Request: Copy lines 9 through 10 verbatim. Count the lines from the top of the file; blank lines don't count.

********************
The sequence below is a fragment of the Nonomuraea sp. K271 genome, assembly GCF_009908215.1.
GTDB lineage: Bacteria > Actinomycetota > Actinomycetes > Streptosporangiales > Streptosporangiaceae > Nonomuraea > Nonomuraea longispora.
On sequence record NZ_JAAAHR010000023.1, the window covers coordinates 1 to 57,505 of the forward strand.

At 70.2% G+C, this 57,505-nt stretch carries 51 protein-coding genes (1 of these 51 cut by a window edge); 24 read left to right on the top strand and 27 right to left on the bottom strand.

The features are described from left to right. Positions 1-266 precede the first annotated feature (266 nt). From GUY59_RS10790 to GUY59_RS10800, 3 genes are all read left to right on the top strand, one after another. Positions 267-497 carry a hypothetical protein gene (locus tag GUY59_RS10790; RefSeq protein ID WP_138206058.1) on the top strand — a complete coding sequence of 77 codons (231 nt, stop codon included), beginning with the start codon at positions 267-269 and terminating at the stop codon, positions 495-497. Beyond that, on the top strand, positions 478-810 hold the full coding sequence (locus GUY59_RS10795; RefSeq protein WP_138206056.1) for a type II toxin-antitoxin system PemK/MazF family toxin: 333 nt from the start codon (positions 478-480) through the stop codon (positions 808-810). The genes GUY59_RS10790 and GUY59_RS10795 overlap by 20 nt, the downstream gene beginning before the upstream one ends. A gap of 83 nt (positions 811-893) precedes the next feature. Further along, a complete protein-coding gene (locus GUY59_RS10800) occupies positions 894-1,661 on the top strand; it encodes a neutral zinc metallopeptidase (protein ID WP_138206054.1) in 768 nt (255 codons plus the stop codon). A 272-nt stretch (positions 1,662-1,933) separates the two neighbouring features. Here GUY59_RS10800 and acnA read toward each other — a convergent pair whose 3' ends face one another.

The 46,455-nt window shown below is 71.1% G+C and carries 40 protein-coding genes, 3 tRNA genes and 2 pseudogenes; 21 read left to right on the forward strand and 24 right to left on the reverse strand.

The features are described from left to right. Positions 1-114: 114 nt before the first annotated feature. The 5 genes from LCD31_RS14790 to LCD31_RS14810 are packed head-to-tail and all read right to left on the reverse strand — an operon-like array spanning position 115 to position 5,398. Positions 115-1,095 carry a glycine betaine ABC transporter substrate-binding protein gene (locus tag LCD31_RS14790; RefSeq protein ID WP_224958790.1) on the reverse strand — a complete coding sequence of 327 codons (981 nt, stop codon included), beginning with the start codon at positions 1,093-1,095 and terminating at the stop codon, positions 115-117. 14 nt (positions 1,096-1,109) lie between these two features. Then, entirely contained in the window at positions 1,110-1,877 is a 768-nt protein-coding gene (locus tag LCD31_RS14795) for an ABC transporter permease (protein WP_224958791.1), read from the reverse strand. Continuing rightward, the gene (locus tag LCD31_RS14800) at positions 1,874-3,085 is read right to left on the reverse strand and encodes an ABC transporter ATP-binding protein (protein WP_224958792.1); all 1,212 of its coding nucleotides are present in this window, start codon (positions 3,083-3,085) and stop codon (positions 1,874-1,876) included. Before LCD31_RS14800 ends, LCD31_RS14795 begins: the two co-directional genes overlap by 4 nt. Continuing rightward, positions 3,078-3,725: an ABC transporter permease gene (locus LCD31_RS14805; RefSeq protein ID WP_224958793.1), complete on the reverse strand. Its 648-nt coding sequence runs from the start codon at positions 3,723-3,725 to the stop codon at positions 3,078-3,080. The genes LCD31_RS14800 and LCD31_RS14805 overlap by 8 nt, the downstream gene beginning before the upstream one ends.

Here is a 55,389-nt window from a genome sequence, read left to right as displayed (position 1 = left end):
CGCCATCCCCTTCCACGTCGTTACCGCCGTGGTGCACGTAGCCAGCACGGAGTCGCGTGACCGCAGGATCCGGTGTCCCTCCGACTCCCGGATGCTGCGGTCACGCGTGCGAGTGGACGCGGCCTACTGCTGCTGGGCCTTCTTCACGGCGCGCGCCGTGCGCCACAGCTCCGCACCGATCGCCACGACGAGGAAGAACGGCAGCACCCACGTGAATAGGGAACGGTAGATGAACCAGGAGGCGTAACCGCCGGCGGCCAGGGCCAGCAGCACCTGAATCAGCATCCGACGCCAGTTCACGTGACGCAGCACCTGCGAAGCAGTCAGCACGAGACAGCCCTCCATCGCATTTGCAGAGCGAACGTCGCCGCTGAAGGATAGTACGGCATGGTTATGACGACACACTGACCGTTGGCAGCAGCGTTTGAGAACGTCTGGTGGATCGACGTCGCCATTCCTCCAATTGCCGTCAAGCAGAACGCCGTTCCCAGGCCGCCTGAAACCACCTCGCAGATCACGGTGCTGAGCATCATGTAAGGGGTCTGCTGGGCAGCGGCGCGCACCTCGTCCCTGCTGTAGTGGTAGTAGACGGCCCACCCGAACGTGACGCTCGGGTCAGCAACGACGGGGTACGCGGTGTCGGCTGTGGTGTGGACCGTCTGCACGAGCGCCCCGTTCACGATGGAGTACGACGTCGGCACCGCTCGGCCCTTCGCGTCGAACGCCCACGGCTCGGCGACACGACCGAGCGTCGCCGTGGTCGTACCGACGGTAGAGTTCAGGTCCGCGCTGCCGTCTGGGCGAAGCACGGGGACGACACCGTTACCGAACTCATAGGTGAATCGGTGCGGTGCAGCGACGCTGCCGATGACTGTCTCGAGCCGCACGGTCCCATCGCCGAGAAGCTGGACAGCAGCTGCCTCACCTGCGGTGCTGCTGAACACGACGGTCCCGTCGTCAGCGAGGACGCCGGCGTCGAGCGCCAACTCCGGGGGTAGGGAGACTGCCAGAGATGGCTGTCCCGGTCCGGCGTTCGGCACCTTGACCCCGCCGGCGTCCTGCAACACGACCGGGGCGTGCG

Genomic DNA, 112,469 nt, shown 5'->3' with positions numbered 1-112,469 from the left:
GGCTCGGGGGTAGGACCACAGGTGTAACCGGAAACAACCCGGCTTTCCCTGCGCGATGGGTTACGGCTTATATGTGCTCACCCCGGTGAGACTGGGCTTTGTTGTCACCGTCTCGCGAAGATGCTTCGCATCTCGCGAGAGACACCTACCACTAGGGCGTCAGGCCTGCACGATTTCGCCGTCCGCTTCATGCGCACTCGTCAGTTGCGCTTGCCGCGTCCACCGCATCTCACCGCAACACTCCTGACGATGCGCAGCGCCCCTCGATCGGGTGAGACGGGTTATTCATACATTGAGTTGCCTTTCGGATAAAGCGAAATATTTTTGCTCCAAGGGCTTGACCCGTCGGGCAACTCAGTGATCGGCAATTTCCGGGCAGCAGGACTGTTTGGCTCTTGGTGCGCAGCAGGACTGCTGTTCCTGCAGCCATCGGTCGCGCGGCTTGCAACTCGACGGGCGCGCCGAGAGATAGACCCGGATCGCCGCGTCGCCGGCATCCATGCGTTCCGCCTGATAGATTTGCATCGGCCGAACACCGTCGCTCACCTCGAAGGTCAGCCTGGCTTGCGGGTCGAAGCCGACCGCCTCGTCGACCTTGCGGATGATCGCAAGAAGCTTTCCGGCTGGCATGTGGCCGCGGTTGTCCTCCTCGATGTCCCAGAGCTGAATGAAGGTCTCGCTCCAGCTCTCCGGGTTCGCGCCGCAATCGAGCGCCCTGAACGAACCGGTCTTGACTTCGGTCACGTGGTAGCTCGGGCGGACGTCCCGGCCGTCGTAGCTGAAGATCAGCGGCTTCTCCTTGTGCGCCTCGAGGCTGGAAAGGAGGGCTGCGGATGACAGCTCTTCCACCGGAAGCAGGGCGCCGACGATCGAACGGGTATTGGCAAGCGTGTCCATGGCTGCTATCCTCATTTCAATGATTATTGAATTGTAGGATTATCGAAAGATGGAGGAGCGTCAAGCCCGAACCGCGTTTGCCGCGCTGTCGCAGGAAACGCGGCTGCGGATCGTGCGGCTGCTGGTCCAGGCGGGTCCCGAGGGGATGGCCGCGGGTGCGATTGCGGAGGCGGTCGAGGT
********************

CGCCATCCCCTTCCACGTCGTTACCGCCGTGGTGCACGTAGCCAGCACGGAGTCGCGTGACCGCAGGATCCGGTGTCCCTCCGACTCCCGGATGCTGCGGTCACGCGTGCGAGTGGACGCGGCCTACTGCTGCTGGGCCTTCTTCACGGCGCGCGCCGTGCGCCACAGCTCCGCACCGATCGCCACGACGAGGAAGAACGGCAGCACCCACGTGAATAGGGAACGGTAGATGAACCAGGAGGCGTAACCGCCGGCGGCCAGGGCCAGCAGCACCTGAATCAGCATCCGACGCCAGTTCACGTGACGCAGCACCTGCGAAGCAGTCAGCACGAGACAGCCCTCCATCGCATTTGCAGAGCGAACGTCGCCGCTGAAGGATAGTACGGCATGGTTATGACGACACACTGACCGTTGGCAGCAGCGTTTGAGAACGTCTGGTGGATCGACGTCGCCATTCCTCCAATTGCCGTCAAGCAGAACGCCGTTCCCAGGCCGCCTGAAACCACCTCGCAGATCACGGTGCTGAGCATCATGTAAGGGGTCTGCTGGGCAGCGGCGCGCACCTCGTCCCTGCTGTAGTGGTAGTAGACGGCCCACCCGAACGTGACGCTCGGGTCAGCAACGACGGGGTACGCGGTGTCGGCTGTGGTGTGGACCGTCTGCACGAGCGCCCCGTTCACGATGGAGTACGACGTCGGCACCGCTCGGCCCTTCGCGTCGAACGCCCACGGCTCGGCGACACGACCGAGCGTCGCCGTGGTCGTACCGACGGTAGAGTTCAGGTCCGCGCTGCCGTCTGGGCGAAGCACGGGGACGACACCGTTACCGAACTCATAGGTGAATCGGTGCGGTGCAGCGACGCTGCCGATGACTGTCTCGAGCCGCACGGTCCCATCGCCGAGAAGCTGGACAGCAGCTGCCTCACCTGCGGTGCTGCTGAACACGACGGTCCCGTCGTCAGCGAGGACGCCGGCGTCGAGCGCCAACTCCGGGGGTAGGGAGACTGCCAGAGATGGCTGTCCCGGTCCGGCGTTCGGCACCTTGACCCCGCCGGCGTCCTGCAACACGACCGGGGCGTGCG

Genomic DNA, 112,469 nt, shown 5'->3' with positions numbered 1-112,469 from the left: